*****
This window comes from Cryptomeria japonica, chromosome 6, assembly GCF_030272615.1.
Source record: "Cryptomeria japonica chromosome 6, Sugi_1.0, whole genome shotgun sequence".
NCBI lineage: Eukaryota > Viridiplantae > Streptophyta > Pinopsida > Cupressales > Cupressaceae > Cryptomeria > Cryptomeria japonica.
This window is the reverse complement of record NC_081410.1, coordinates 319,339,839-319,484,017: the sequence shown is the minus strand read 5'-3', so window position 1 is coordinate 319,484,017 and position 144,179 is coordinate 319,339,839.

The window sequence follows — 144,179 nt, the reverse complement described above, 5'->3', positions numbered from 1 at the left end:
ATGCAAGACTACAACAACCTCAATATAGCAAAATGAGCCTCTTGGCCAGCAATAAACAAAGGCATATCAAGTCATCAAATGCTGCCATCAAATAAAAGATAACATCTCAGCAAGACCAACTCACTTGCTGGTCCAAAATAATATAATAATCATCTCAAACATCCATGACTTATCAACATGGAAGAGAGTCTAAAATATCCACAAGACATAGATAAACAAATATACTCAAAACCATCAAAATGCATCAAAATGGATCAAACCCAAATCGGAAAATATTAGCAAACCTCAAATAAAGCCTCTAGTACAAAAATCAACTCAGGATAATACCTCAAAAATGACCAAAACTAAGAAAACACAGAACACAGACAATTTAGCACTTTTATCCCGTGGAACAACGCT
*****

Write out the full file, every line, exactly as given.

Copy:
This window comes from Cryptomeria japonica, chromosome 6, assembly GCF_030272615.1.
Source record: "Cryptomeria japonica chromosome 6, Sugi_1.0, whole genome shotgun sequence".
NCBI lineage: Eukaryota > Viridiplantae > Streptophyta > Pinopsida > Cupressales > Cupressaceae > Cryptomeria > Cryptomeria japonica.
This window is the reverse complement of record NC_081410.1, coordinates 319,339,839-319,484,017: the sequence shown is the minus strand read 5'-3', so window position 1 is coordinate 319,484,017 and position 144,179 is coordinate 319,339,839.

The window sequence follows — 144,179 nt, the reverse complement described above, 5'->3', positions numbered from 1 at the left end:
ATGCAAGACTACAACAACCTCAATATAGCAAAATGAGCCTCTTGGCCAGCAATAAACAAAGGCATATCAAGTCATCAAATGCTGCCATCAAATAAAAGATAACATCTCAGCAAGACCAACTCACTTGCTGGTCCAAAATAATATAATAATCATCTCAAACATCCATGACTTATCAACATGGAAGAGAGTCTAAAATATCCACAAGACATAGATAAACAAATATACTCAAAACCATCAAAATGCATCAAAATGGATCAAACCCAAATCGGAAAATATTAGCAAACCTCAAATAAAGCCTCTAGTACAAAAATCAACTCAGGATAATACCTCAAAAATGACCAAAACTAAGAAAACACAGAACACAGACAATTTAGCACTTTTATCCCGTGGAACAACGCT